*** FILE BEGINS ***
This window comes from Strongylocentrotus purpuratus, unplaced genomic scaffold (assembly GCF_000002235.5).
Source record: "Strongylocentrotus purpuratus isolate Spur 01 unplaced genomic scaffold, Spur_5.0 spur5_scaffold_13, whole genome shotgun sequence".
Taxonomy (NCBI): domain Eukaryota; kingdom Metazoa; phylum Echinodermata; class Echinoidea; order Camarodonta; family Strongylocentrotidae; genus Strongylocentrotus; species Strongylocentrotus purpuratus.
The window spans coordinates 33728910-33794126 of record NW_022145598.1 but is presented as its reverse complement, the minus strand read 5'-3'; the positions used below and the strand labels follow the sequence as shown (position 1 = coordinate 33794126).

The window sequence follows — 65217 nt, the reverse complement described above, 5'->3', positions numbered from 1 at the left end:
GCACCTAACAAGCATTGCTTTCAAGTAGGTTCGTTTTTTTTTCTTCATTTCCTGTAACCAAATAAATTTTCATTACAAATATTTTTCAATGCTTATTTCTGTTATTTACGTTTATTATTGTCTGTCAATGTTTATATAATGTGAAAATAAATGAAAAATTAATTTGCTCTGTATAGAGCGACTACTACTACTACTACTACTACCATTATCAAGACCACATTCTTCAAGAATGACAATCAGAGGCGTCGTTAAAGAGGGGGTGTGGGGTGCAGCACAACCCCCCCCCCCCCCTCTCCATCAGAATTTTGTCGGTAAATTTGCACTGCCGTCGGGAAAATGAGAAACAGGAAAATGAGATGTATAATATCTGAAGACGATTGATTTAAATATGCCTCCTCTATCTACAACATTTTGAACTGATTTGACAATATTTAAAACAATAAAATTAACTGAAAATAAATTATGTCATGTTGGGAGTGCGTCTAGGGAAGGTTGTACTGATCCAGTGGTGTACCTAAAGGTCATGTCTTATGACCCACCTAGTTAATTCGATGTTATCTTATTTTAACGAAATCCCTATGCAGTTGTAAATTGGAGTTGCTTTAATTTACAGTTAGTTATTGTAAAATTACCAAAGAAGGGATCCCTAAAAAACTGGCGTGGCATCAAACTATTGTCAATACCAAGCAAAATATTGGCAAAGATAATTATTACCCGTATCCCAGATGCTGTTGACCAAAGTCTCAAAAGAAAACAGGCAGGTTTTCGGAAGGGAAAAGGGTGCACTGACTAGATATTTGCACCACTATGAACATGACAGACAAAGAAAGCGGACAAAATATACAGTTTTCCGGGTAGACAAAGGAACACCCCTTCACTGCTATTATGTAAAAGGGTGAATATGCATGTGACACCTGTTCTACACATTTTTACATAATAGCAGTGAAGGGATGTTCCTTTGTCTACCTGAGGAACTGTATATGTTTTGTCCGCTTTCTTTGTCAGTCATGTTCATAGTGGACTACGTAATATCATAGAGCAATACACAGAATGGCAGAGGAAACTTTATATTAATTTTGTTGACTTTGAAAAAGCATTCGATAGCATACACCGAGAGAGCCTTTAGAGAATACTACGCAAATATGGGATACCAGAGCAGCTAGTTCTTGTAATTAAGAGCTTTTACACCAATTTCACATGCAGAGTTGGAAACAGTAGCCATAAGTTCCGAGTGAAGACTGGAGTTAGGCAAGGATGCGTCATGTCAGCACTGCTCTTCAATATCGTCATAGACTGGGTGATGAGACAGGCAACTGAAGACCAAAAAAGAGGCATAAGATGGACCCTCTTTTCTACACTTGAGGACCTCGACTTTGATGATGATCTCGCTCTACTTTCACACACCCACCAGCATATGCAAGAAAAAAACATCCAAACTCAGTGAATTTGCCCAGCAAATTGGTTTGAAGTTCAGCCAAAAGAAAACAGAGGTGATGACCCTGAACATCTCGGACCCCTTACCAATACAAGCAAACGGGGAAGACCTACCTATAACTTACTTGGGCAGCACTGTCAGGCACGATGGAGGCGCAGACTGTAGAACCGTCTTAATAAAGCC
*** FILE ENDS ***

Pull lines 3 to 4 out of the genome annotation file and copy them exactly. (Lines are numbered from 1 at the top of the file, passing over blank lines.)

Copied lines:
Taxonomy (NCBI): domain Eukaryota; kingdom Metazoa; phylum Echinodermata; class Echinoidea; order Camarodonta; family Strongylocentrotidae; genus Strongylocentrotus; species Strongylocentrotus purpuratus.
The window spans coordinates 33728910-33794126 of record NW_022145598.1 but is presented as its reverse complement, the minus strand read 5'-3'; the positions used below and the strand labels follow the sequence as shown (position 1 = coordinate 33794126).